FemBioBiz country coordinator leads by example to empower women entrepreneurs in Zambia
FemBioBiz national competition in Zambia, Grand Finale.
FemBioBiz national competition in Zambia, Grand Finale.
As the Executive Director of the Women’s Entrepreneurial Centre of Resources, Education, Access, and Training for Economic Empowerment (WECREATE) in Zambia, Nambula Kachumi is no stranger to the trials and tribulations of making her ambitious goals come to fruition. In fact, WECREATE went through the exact same growing pains as many new entrepreneurial ventures.
Perhaps this was why her leadership has made WECREATE such a success as the Zambian country coordinator for NEPAD SANBio’s FemBioBiz acceleration programme. FemBioBiz was launched in 2017 with support from the Finnish–Southern African Partnership Programme BioFISA II and recently completed its second season in September 2018. The programme partnered with local entrepreneurship organisations in eight of the ten participating countries in the SADC region to provide women entrepreneurs in the biosciences, nutrition, and health sector with training in leadership and business skills. The best participants represented their countries in a pitching competition at the South African Innovation Summit in Cape Town. Four entrepreneurs and two students were selected as winners of FemBioBiz and will be taking part in SLUSH Finland, one of the biggest start-up competitions in Europe. WECREATE produced two of FemBioBiz Season Two’s six winners.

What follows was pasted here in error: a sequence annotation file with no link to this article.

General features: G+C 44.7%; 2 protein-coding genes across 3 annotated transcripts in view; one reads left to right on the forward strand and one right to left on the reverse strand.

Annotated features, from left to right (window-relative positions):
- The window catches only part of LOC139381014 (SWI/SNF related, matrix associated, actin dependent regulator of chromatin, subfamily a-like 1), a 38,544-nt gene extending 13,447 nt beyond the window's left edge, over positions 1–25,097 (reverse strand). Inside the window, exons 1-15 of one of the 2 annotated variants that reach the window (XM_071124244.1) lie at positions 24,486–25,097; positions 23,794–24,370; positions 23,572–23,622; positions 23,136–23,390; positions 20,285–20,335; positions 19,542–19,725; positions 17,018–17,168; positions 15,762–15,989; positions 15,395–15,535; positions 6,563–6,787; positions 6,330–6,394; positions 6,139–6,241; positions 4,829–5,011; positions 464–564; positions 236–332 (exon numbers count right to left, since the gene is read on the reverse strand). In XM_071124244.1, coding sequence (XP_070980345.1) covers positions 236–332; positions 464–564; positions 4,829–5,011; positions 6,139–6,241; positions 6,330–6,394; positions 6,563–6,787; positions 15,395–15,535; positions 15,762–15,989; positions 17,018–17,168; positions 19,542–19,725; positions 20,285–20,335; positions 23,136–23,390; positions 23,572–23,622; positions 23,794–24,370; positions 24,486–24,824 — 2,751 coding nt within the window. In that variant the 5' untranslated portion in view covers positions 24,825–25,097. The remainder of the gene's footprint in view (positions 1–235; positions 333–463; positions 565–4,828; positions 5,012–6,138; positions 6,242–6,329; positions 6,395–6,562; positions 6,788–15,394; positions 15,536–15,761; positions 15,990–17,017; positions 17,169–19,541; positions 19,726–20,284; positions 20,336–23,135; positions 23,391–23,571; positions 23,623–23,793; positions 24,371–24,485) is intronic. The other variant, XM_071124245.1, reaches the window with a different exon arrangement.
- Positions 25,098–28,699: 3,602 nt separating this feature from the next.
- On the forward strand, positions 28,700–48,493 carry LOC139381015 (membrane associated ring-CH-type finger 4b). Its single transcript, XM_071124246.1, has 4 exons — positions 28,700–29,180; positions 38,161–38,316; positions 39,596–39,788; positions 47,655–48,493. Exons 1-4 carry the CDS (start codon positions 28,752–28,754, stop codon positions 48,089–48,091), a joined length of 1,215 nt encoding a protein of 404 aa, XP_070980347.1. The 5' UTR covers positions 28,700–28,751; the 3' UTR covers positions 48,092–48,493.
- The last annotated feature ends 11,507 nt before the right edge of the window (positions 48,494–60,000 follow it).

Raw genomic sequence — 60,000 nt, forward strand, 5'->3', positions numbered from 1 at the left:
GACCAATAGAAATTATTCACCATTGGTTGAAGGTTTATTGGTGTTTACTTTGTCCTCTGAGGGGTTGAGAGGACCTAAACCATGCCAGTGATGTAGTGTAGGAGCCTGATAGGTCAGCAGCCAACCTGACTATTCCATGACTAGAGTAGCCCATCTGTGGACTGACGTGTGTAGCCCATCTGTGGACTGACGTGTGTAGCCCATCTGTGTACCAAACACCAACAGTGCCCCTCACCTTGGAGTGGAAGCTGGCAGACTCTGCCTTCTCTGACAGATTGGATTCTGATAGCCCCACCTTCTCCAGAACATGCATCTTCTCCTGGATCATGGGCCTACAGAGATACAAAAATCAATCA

When congratulated on her success, Nambula laughs it off. “It’s really amazing. Sometimes, we ask ourselves, ‘How have we been able to do this?’” Then she sobers and thinks over her own question before answering herself. “Everything WECREATE has done to date has put us in a position to provide excellent training and better serve the women entrepreneurs we work with. We’re able to lead by example, having gone through so many difficulties ourselves. Now we can tell the women, ‘Do this. Do it this way. It works. We know, we have been there.’”
To understand why WECREATE finds itself where it is today, one needs to start not only at the centre’s beginning, but that of Nambula’s career. “I studied Public Administration as my first degree at the University of Zambia, but took an interest in Development Finance and Gender Mainstreaming at Master’s level. Since then, I have taken every opportunity to improve my understanding and practice of entrepreneurship and private sector development, with a particular focus on women’s economic empowerment.” After finishing her studies, she worked for various NGOs in Zambia and took on several consultancy jobs.